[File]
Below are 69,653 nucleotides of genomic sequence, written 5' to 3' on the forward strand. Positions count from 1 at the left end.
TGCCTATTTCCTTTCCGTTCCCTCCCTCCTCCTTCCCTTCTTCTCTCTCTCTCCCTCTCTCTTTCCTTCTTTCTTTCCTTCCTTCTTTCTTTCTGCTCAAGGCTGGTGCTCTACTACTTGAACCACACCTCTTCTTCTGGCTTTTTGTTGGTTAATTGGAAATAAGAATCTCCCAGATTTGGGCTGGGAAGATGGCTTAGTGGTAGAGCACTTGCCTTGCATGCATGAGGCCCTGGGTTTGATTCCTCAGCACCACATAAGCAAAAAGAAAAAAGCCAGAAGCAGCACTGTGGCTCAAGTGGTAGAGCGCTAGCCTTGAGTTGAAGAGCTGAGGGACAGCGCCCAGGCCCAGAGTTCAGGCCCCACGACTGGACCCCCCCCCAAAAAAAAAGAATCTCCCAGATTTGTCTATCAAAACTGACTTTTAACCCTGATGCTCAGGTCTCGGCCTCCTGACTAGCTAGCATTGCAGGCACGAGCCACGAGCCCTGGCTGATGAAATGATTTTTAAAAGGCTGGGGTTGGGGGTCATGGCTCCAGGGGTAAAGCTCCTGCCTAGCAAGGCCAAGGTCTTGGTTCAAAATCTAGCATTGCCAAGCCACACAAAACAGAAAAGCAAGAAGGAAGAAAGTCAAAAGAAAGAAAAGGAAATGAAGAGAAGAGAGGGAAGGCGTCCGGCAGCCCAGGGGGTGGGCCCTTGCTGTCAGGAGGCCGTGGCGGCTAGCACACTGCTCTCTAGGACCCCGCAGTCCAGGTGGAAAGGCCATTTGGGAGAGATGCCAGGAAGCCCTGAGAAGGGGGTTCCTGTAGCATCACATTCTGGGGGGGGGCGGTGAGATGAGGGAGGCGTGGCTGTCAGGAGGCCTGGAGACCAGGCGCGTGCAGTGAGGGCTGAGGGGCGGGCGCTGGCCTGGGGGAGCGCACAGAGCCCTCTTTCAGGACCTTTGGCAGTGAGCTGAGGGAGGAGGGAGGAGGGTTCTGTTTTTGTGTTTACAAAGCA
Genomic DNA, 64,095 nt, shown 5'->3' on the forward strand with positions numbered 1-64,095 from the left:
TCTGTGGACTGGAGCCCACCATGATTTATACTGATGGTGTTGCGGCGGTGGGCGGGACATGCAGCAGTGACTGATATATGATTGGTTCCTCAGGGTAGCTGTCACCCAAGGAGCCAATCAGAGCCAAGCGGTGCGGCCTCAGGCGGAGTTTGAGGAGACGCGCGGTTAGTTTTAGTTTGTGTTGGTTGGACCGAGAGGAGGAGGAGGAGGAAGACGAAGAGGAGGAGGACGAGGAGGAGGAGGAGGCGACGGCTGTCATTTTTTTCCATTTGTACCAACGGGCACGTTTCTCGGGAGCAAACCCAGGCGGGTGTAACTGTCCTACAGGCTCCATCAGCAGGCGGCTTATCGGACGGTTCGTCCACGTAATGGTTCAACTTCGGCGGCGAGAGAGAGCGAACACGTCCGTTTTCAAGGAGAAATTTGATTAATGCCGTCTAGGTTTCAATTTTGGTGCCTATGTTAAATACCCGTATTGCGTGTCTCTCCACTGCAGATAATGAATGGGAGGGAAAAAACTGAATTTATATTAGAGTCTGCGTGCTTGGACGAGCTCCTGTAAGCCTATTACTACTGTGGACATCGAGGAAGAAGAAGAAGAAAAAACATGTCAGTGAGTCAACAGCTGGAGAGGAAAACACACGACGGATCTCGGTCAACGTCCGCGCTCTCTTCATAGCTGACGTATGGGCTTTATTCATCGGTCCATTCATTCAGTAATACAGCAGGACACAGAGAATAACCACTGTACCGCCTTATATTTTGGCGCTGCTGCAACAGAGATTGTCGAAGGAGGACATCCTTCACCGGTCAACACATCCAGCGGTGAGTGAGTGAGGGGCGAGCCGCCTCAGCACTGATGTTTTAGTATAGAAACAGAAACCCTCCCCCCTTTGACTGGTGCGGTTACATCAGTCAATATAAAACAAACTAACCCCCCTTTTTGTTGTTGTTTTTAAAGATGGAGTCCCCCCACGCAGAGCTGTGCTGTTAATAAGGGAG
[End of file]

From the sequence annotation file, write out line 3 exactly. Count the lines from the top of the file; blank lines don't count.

Genomic DNA, 64,095 nt, shown 5'->3' on the forward strand with positions numbered 1-64,095 from the left: